If possible, the URL/line/column variant of this type should be suitable for use by the js::dbg2 stack frame type to represent source positions; we should not need two distinct types that represent locations in source code.
- A class representing a breakpoint, js::dbg2::Breakpoint, which can be inserted in or removed from a debugging sphere. This API will not be concerned with breakpoint conditions, ignore counts, and such; those behaviors must be implemented by the client of the js::dbg2 interface.
- A stub js::dbg2::Sphere class, sufficient for bootstrapping, constructed from a given global object.
- Debugging sphere member functions for enumerating the currently inserted breakpoints.
- A class representing a position at which a breakpoint can be set, expressed in terms of textual positions (URL, line, and column) or in terms of function names (a global object, a series of containing function names, and a final function name), or in terms of specific function objects.
- Implement Breakpoint Location Classes (5 days)
- Implement the classes described above describing breakpoint locations. There may be some tricky work here, as we want to have entries in the scriptFilenameTable that are live because they are referred to by breakpoint location objects, not scripts, and have entries cleaned up as appropriate.
- Implement js::dbg2::Breakpoint(15 days)
- Implement the js::dbg2::Breakpoint class, including insertion and
removal. This entails:
- turning the various sorts of breakpoint locations into JSScript,offset pairs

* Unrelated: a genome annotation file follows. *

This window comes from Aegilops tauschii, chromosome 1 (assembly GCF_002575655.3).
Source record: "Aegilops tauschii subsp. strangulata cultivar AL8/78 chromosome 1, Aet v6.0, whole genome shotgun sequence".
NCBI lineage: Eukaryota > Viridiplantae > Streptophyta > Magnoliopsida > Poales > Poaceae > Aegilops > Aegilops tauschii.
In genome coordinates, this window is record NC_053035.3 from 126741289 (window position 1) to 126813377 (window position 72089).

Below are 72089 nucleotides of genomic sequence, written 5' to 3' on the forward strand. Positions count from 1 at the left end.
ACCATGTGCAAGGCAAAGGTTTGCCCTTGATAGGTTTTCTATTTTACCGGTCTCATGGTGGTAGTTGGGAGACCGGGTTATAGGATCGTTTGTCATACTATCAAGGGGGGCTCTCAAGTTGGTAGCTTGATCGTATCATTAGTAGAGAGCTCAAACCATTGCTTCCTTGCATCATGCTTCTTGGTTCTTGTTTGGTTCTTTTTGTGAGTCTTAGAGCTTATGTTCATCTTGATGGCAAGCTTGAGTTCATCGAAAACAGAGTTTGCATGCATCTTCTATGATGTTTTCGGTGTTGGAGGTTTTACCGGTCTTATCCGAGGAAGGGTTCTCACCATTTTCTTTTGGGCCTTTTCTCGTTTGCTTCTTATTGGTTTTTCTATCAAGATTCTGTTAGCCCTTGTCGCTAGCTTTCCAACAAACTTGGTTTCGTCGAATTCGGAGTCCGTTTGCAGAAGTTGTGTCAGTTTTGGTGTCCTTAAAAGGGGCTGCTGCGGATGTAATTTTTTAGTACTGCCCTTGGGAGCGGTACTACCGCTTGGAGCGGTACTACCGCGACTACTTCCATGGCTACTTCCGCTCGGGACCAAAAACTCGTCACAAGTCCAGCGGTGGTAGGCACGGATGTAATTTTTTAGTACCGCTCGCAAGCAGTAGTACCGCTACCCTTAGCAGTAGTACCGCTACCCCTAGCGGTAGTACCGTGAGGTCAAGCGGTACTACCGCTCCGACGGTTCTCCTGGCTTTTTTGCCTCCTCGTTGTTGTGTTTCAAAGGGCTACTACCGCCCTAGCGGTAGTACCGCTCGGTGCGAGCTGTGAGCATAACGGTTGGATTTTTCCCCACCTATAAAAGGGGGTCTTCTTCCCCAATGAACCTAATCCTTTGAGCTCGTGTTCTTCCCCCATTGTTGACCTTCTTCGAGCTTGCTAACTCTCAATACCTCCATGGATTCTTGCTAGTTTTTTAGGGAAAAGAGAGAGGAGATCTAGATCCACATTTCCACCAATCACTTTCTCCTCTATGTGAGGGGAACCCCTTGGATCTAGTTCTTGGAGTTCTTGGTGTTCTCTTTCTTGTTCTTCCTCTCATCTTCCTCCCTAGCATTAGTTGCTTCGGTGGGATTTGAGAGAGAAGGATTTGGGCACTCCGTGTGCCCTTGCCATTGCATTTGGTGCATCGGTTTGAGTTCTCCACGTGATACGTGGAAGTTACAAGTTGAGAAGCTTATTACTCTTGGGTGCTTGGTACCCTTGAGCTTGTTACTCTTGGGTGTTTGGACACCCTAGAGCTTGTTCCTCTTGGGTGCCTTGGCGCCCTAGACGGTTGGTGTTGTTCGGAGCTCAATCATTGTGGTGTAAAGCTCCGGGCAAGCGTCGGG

- searching JSScript lists to insert and remove traps
- managing multiple breakpoints set at the same bytecode
- inserting traps for existing breakpoints into newly loaded code (pending breakpoints)
- coping with scripts being garbage collected
- interlocking with JägerMonkey to insure that breakpoints are never set in functions that have JM frames on the stack
- Use function start positions when re-setting breakpoints (8 days)
- When re-loading a previously loaded script, we should use our knowledge of function boundaries to improve our accuracy as we re-set breakpoints in the new script. If all changes to a script lie outside a given function's definition, then treating the breakpoint as if it were set relative to the function's start, rather than at an absolute line and column, will allow us to find a better location for it in the new script.
- Expand source notes to carry column information (8 days)
- Extend the source notes attached to JSScripts to carry both line and
column information. This allows debugging of poorly-formatted code such as
that produced by script compressors or obfuscators. The bytecode compiler
already tracks column numbers; they're simply not recorded in the source
Note that this need not imply any increase in the size of notes for normally formatted source code: the granularity of the features distinguished by the source annotations (that is, statements) need not change. Only if there were multiple statements or functions on the same line would column numbers be needed to distinguish them.